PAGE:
Understanding the drying times for Oil Colour

oil drying times

Working with oil colour allows for a certain degree of flexibility while painting, as it takes longer to dry than other media. Should you want to alter your work days into a project, oil colour allows for such changes to be made. Its malleable nature, in addition to the depth, purity, and vibrancy of pigment quality, makes oil colour a favourite among some artists.

Familiarising yourself with the properties of various oil colours and their drying rates will help you achieve the best results, in addition to avoiding cracking and other mishaps. Generally oil colours become ‘touch-dry’ in thin films within two to 12 days, but different reactions of each pigment when mixed with oil results in varying drying times which will affect your work.

We’ve rounded up critical information about each of our key oil colour ranges and the drying rates of various colours for your convenience. Read on and print out the charts when choosing your oil colours of choice for easy reference!

Artists' Oil Colour Drying Times

 
 

Artists’ Oil Colour represents the best in traditional oil colour including the purest pigments with the most suitable drying oils. The buttery, stiff consistency of Artists’ Oil Colour is ideal for retaining brush or palette knife strokes and can be thinned to a very fine glaze.

 Range Fast Drying Oil Colours (around 2 days)   Medium Drying Oil Colours (around 5 days) Slow Drying Oil Colours (more than 5 days) 
Artists' Oil Colour Permanent Mauve [manganese]

Cobalt Blues

Prussian Blue

Raw Sienna

Umbers

Flake Foundation and Cremnitz Whites [lead]

Winsor Blues and Greens [Phthalocyanines]
Winsor Blues and Greens [Phthalocyanines]

Burnt Sienna

Cobalt Violet and Greens

Ultramarine Blues

Mars colours [synthetic iron oxides]

Sap Green

Permanent Alizarin Crimson

Ochres

Cadmiums

Titanium White

Zinc White

Lamp Black

Ivory Black

Pyrroles

Bismuth Yellow

Perylenes
Winsor Yellows and Orange (Arylides)

Quinacridones

Alizarin Crimson

Winton Oil Colour Drying Times

 

Winton Oil Colour is ideal for artists requiring large volumes of colour who are looking for affordable quality. The high level of pigmentation provides good covering power and tinting strength with stiff, uniform consistency. The 31 single pigments in the range allow cleaner, brighter mixes and infinite hues.

Range Fast Drying Oil Colours (around 2 days)  Medium Drying Oil Colours (around 5 days) Slow Drying Oil Colours (more than 5 days)
Winton Oil Colour Prussian Blue

Raw Sienna

Umbers
Phthalo Blue and Viridian Hue (Phthalocyanines)

Burnt Sienna

Ultramarine Blues

Synthetic Iron Oxides

Ochres

Titanium White

Zinc White

Lamp Black

Ivory Black
Cadmium Hues (Arylamides)

Permanent Rose (Quinacridone)

Alizarin Crimson Hue

Artisan Water Mixable Oil Colour Drying Times 


The Artisan Water Mixable Oil Colour range was developed to look and work like traditional oil colour without requiring hazardous solvents. When Artisan is thinned with water, the water evaporates from the paint film quite rapidly, leaving behind a conventional film of oil that dries through contact with oxygen in the air. This means that the paint film is different to that of conventional oil colour. For example, you may notice that the surface is very slightly tacky, which is normal.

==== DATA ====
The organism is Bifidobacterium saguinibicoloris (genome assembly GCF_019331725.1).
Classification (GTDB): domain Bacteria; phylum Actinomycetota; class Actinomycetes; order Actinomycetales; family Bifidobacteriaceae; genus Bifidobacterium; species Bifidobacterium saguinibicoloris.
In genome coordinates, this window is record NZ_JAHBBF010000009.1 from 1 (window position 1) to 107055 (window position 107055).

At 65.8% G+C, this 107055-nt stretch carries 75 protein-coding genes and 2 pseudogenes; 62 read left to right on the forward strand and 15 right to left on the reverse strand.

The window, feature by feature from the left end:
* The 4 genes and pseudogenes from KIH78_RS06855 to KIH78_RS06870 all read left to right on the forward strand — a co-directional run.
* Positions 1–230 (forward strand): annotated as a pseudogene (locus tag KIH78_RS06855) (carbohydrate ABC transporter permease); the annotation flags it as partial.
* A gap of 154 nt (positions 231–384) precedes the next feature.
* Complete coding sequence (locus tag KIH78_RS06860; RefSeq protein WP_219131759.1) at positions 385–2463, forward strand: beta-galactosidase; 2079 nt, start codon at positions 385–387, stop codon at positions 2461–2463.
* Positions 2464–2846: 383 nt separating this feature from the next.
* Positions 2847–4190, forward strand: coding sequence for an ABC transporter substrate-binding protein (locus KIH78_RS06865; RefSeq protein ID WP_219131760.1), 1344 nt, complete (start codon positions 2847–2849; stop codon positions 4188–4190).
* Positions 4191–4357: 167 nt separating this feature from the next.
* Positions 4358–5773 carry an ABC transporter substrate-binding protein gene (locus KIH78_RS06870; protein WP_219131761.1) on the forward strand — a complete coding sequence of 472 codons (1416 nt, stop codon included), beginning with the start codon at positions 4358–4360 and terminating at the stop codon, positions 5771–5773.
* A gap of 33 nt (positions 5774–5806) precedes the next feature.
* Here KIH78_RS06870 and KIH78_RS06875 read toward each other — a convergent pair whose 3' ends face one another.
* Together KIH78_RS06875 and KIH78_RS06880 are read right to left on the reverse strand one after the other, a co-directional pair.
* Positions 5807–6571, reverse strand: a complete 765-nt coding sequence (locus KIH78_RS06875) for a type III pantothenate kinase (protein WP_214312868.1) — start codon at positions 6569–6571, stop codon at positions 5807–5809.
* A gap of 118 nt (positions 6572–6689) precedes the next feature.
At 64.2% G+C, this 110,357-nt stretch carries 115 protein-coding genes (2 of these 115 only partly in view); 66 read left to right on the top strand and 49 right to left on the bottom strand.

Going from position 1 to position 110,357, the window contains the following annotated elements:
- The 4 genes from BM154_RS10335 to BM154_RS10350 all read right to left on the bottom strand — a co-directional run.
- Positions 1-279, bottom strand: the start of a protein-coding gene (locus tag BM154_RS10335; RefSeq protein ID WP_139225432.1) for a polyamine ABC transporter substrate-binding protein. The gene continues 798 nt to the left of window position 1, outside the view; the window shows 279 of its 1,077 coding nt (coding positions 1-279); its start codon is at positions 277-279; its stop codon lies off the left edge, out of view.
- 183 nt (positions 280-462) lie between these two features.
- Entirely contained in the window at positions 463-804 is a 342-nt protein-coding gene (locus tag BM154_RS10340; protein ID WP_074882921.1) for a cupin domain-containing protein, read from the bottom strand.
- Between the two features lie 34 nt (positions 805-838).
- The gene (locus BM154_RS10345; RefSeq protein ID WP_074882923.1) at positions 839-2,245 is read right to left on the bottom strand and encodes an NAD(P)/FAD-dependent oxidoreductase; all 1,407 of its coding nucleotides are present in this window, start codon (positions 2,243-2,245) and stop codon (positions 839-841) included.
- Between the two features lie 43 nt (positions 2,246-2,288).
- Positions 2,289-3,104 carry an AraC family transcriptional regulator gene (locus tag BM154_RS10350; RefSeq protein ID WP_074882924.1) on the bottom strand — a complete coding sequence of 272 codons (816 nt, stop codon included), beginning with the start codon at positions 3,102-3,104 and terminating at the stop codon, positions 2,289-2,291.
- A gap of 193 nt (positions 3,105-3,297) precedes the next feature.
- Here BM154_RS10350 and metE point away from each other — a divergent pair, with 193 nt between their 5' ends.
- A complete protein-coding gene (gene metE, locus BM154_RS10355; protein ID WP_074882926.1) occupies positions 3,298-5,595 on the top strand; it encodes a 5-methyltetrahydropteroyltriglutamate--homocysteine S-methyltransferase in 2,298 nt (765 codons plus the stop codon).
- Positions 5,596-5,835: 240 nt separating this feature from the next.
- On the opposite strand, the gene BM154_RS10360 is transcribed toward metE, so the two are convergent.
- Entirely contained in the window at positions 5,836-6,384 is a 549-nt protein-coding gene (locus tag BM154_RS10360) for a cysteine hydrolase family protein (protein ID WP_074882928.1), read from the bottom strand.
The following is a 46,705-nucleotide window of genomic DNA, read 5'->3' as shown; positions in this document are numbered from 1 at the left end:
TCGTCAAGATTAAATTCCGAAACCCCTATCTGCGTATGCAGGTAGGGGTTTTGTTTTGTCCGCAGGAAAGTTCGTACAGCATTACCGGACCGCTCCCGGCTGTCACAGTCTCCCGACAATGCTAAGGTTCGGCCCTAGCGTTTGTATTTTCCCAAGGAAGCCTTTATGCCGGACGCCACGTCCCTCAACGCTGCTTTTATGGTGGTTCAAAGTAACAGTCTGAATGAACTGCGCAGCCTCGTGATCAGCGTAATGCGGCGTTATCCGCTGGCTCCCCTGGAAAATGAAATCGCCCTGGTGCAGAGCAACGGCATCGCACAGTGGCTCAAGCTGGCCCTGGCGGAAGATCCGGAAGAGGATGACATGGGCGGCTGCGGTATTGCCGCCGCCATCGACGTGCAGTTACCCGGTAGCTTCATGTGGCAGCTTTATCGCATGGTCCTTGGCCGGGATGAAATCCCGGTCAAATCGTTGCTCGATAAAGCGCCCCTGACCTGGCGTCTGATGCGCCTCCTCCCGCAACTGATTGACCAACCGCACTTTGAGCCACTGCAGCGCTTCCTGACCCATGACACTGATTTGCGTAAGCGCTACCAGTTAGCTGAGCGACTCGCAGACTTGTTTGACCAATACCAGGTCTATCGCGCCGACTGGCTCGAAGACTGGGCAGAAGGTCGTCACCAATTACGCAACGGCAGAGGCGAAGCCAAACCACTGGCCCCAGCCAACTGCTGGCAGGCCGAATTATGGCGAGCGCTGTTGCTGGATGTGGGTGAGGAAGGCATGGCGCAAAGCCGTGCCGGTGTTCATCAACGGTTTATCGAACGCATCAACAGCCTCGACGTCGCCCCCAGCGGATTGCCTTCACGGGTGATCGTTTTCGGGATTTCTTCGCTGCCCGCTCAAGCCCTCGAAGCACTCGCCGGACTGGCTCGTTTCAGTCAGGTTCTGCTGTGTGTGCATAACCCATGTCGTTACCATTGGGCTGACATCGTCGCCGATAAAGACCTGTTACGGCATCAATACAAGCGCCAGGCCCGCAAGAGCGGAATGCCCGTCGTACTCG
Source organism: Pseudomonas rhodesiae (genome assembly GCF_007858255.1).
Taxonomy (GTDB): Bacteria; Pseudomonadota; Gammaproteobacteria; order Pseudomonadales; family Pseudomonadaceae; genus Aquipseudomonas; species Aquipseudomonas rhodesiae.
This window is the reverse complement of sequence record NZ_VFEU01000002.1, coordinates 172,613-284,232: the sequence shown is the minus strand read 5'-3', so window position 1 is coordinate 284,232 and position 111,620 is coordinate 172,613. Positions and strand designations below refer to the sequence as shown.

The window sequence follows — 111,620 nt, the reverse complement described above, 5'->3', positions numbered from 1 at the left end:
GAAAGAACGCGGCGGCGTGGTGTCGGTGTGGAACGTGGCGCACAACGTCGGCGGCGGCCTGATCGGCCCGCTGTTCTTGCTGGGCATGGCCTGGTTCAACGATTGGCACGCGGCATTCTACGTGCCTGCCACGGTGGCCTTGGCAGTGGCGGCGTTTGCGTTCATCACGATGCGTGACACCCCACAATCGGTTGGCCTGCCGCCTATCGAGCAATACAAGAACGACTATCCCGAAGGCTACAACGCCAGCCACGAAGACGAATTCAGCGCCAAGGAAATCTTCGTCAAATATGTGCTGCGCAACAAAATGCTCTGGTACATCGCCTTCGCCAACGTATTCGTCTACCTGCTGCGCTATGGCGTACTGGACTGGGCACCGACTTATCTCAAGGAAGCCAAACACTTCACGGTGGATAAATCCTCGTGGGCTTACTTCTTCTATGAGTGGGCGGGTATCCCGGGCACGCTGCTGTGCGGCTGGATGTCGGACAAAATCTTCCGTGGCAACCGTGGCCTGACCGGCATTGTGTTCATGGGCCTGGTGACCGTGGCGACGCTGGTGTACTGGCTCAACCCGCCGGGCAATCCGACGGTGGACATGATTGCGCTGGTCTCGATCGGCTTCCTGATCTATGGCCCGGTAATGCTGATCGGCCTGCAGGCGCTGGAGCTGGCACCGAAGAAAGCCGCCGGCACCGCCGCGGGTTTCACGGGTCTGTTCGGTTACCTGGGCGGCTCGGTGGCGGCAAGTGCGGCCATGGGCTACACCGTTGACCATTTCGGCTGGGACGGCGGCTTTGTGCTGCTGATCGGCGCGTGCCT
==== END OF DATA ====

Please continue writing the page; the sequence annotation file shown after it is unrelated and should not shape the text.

Range  Fast Drying Oil Colours (around 2 days)



Medium Drying Oil Colours (around 5 days)  Slow Drying Oil Colours (more than 5 days)
Artisan Water Mixable Oil Colour Prussian Blue

Umbers
Cadmium Hues

Phthalo Blue (red shade)

Phthalo Greens

Siennas

French Ultramarine

Synthetic Iron Oxides

Ochres

Titanium White

Zinc White

Lamp Black

Ivory Black
Cadmiums

Permanent Rose (Quinacridone)

Permanent  Alizarin Crimson
 
Additional Winsor & Newton Oil Colour ranges:

Griffin Alkyd Fast Drying Oil Colour has a high proportion of single pigments for brilliance of colour and clean colour mixing. It also boasts exceptional drying qualities. You can work with all colours in the range on your palette for between four and eight hours. These become ‘touch-dry’ on the canvas in 18 to 24 hours. However, remember that the thickness of the paint and the temperature of the room you are working in will also affect the drying times of your work.

TIP: Try to avoid the temptation of varnishing your work as soon as you have finished. The colour needs to be completely dry and we recommend waiting at least three months before varnishing.

Oilbar is Artist’s Oil Colour in stick form, enabling painting and drawing directly onto surfaces. It combines the buttery consistency and richness of oil colour with the freedom and directness of pastels or charcoal, making it wonderful to work with on canvas. Colours will become ‘touch-dry’ in two to seven days.

Also keep in mind the following when working with oil colour:

1. Avoid drying your paintings in continuous darkness or high humidity as these conditions may cause yellowing of the oil.

2. Adopt ‘slow drying over fast drying’ as a philosophy when working with oil colours. Fast drying colours should be used continuously as under layers to avoid cracking.

3. Explore our selection of oil colour mediums for drying to alter the drying times of various colours. Winsor & Newton Artists’ Painting Medium changes the rate of drying and influences the gloss and texture of colour. If you want to speed up the drying process, try Winsor & Newton Liquin Original to increase the drying rate by approximately 50%.

Read our oil colour Tips & Techniques library for additional tips on working with the media, and read our feature on artist Marcus Coates’ work with Artisan Water Mixable Oil Colour for more on this unique colour range.

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